Hop Farm 2012 festival review
'It may not be that hip, but it is hop farm'
John Bownas - 02 July 2012
Despite only having been in existence for a few years, Hop Farm is already a mature event - helped no doubt by the many
years of experience that organiser Vince Power brings to the table. And it’s an efficiently run experience
- if a little light on numbers this year. There’s just enough going on to keep guests entertained over the full three
days – but there’s never so much happening that you ever feel you are missing much more then you get to see.
Downsides? Yes, it’s got a few. But they’re not deal-breakers.
The Bread & Roses bar used to be a great source of real ales with the added benefit of some great bands. Now it’s moved position, lost its bar, and has become just another music stage. Admittedly it does now have some bigger names - but the atmosphere has changed.
It has been replaced of course - by the outdoor airstream pop-up that is the ‘Powers Bar Stage’. Here the younger bands get a chance to cut their festival teeth, but while the sound quality is excellent, the real ale is missing, and in its place there’s a selection of cocktails – which might be lovely, but they’re no replacement for a pint of something bitter-sweet and tasting of malted oats. More to the point, being outdoors, whilst it’s a great vibe in the sunshine, the stage briefly became a desolate and empty space when the weekend’s threatened rain finally hit the site on Sunday afternoon.If there is one other gripe then it’s the excessively strict checks on the passage of alcohol through the various security gates from the car park, and to and from the camp site and arena – with rules that seem to change daily, or dependent upon who is on the gate.
If these are license conditions then fair enough, but if it’s all about squeezing more money out of the bar takings then maybe nobody would mind too much if a little commercial sponsorship crept into the festival instead.
Musically, Hop Farm is a right-royal mixed-bag of allsorts. Old-timers rub shoulders comfortably with the latest batch of guitar-wielding wannabees, and no matter what your age or your favourite musical era then there’s likely to be something for you here. Peter Gabriel (8/10) might not have been quite the draw that was anticipated, but his show with the New Blood Orchestra was visually spectacular and chin-rubbingly interesting. However the consensus for Bob Dylan (6/10) was that his mumbled set and lack of acknowledgement of the audience was largely responsible for packed houses at the two main tents, where Primal Scream (9/10) and Peter Hook and the Light (9/10) were both on form and on fire.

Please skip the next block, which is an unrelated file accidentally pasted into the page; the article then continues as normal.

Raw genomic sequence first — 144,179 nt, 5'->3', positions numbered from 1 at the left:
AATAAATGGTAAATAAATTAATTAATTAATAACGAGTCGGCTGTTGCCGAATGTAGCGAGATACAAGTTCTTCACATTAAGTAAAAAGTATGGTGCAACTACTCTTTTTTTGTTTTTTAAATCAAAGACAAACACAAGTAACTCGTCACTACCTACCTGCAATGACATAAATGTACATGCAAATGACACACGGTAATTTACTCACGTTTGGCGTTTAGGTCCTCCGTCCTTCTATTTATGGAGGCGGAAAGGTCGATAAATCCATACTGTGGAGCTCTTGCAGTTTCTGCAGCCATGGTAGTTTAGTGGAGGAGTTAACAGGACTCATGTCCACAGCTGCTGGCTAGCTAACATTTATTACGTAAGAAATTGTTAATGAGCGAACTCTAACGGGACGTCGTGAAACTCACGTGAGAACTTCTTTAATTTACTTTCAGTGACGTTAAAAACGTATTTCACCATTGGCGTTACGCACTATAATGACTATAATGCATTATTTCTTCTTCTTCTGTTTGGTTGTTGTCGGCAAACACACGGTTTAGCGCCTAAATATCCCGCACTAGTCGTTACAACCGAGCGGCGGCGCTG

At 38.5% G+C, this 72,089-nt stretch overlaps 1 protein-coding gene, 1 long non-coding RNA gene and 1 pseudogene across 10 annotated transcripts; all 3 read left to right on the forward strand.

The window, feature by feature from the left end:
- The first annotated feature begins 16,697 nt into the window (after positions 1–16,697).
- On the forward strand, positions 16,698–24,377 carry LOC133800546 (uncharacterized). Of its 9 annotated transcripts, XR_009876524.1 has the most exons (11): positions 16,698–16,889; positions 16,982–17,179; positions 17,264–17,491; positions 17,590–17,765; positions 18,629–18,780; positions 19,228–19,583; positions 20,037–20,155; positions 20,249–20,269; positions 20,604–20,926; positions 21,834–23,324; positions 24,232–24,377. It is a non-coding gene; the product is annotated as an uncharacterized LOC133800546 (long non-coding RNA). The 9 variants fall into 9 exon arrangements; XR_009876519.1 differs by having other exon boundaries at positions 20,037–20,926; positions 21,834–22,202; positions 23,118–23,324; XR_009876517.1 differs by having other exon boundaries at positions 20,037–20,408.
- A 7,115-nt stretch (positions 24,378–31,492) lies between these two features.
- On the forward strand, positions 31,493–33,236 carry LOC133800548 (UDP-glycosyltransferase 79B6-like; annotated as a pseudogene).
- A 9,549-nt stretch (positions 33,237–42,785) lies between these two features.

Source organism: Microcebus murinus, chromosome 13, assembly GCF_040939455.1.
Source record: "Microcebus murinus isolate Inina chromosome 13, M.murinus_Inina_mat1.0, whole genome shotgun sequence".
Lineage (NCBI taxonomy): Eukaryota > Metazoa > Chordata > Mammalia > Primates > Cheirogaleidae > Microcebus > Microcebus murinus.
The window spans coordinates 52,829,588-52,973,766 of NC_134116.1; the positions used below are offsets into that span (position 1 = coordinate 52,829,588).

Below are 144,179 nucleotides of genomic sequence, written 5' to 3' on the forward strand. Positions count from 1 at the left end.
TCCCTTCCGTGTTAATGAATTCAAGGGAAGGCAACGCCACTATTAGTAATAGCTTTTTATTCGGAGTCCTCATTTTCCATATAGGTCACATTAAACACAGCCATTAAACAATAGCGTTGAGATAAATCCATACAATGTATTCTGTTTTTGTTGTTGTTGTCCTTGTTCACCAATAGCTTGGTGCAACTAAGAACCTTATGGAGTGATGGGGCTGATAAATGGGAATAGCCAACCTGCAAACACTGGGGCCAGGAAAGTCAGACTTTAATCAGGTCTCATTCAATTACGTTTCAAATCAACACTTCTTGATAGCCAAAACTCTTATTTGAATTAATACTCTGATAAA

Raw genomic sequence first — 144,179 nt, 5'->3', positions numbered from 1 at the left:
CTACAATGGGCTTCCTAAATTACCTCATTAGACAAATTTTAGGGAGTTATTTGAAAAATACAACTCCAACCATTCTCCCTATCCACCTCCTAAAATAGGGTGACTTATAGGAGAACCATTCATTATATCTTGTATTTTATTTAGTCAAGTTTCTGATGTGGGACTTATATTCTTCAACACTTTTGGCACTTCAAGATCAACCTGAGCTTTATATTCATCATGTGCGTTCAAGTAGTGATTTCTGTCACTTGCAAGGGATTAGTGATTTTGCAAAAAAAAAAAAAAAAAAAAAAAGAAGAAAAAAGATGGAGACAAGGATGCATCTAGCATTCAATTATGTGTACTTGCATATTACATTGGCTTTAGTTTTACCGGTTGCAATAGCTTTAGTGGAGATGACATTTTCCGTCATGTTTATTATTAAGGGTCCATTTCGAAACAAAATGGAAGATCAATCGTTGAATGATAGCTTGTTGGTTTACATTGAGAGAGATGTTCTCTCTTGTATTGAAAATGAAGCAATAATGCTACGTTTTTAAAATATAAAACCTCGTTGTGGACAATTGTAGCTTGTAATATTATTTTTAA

And speaking of voices, it was a shame that Ray Davies
(7/10) can’t quite make those high notes any more – however his performance was still a memorable moment. For
those looking for something a little different, but pre-eminently familiar, Sir Bruce Forsyth (9/10) brought variety hall pizzazz to the Hop Farm main stage, where he charmed
the crowd with simple old-school repartee, nimble footwork and total mastery of the audience.
Back on the nostalgia trip, a surprise highlight of the festival for many people was the joyful delight of Billy Ocean’s sweet 80‘s soul (9/10). Whilst the fantastic set and heartfelt angst of punk-poetess, Patti Smith (9/10) (joined on stage by Patrick Wolf) came as no surprise to anyone who has seen her play live before. Of course it’s always the headliners that catch the eye.
King Charles (8/10) can’t fail to impress.
With an impressive musical training and a foppishly eye-catching style, this is a man whose voice simply works on every level,
and whose stage-craft is improving with every show he does.And tucked away on the Power Bar Stage it was possible to stumble,
every-so-often, onto something just a little bit special. The
Midnight Barbers (9/10) were one such hidden gem. Two otherwise unassuming guys with a guitar and a drumkit –
drawing the obvious White Stripes analogies – but with the raw energy of Jon Spencer crashing into an early Doors experience.
We’d like to suggest they quote us on that in their press kits!
The closing few hours of Hop Farm were just a little bit special though. Richard Ashcroft (9/10) closed his set with an epic ‘Bittersweet Symphony’ and a wry comment on the positioning of the Wagon Train burger van next to a vegan stall – but for a real sense of going out on a high it was left to Suede (10/10) to prove why now is the right time for them to be playing live again.
Speaking to the band members before they went on stage they joked that despite what their manager had posted to their facebook page earlier that day and the fact that they were going to be playing some new stuff they thought the world would remain on its axis after the show.
The fact of the matter was – for a few moments during a rapturous set, the whole planet may really have wobbled along in harmony. Just a fraction at least.
Click here for our full Hop Farm Festival coverage.
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